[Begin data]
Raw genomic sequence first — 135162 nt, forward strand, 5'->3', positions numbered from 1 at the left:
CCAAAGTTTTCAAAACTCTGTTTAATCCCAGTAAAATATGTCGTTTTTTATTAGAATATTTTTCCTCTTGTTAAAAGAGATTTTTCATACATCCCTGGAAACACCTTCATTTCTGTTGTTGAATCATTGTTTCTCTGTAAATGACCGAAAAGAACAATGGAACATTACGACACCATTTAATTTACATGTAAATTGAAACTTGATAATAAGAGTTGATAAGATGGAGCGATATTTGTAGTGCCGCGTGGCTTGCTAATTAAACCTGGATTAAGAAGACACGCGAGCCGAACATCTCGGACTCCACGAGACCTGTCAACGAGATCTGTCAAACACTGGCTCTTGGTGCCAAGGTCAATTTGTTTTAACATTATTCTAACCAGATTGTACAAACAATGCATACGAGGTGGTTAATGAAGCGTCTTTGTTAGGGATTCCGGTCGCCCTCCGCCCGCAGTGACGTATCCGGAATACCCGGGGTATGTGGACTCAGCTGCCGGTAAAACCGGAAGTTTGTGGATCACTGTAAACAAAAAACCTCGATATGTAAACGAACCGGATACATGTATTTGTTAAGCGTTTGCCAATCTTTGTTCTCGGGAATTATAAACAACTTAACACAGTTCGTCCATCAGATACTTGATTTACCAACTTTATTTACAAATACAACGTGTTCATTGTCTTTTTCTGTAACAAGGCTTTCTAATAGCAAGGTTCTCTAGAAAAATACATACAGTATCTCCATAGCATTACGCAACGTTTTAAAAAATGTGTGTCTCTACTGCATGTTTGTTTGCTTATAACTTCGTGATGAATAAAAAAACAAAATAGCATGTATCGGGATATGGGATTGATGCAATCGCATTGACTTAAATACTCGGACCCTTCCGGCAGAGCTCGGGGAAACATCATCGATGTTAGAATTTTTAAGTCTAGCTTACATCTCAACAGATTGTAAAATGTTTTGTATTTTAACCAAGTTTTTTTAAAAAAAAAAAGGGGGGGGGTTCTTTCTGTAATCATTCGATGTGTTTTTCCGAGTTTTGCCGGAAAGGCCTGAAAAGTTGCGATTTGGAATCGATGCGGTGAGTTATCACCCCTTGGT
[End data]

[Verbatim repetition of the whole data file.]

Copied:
Raw genomic sequence first — 135162 nt, forward strand, 5'->3', positions numbered from 1 at the left:
CCAAAGTTTTCAAAACTCTGTTTAATCCCAGTAAAATATGTCGTTTTTTATTAGAATATTTTTCCTCTTGTTAAAAGAGATTTTTCATACATCCCTGGAAACACCTTCATTTCTGTTGTTGAATCATTGTTTCTCTGTAAATGACCGAAAAGAACAATGGAACATTACGACACCATTTAATTTACATGTAAATTGAAACTTGATAATAAGAGTTGATAAGATGGAGCGATATTTGTAGTGCCGCGTGGCTTGCTAATTAAACCTGGATTAAGAAGACACGCGAGCCGAACATCTCGGACTCCACGAGACCTGTCAACGAGATCTGTCAAACACTGGCTCTTGGTGCCAAGGTCAATTTGTTTTAACATTATTCTAACCAGATTGTACAAACAATGCATACGAGGTGGTTAATGAAGCGTCTTTGTTAGGGATTCCGGTCGCCCTCCGCCCGCAGTGACGTATCCGGAATACCCGGGGTATGTGGACTCAGCTGCCGGTAAAACCGGAAGTTTGTGGATCACTGTAAACAAAAAACCTCGATATGTAAACGAACCGGATACATGTATTTGTTAAGCGTTTGCCAATCTTTGTTCTCGGGAATTATAAACAACTTAACACAGTTCGTCCATCAGATACTTGATTTACCAACTTTATTTACAAATACAACGTGTTCATTGTCTTTTTCTGTAACAAGGCTTTCTAATAGCAAGGTTCTCTAGAAAAATACATACAGTATCTCCATAGCATTACGCAACGTTTTAAAAAATGTGTGTCTCTACTGCATGTTTGTTTGCTTATAACTTCGTGATGAATAAAAAAACAAAATAGCATGTATCGGGATATGGGATTGATGCAATCGCATTGACTTAAATACTCGGACCCTTCCGGCAGAGCTCGGGGAAACATCATCGATGTTAGAATTTTTAAGTCTAGCTTACATCTCAACAGATTGTAAAATGTTTTGTATTTTAACCAAGTTTTTTTAAAAAAAAAAAGGGGGGGGGTTCTTTCTGTAATCATTCGATGTGTTTTTCCGAGTTTTGCCGGAAAGGCCTGAAAAGTTGCGATTTGGAATCGATGCGGTGAGTTATCACCCCTTGGT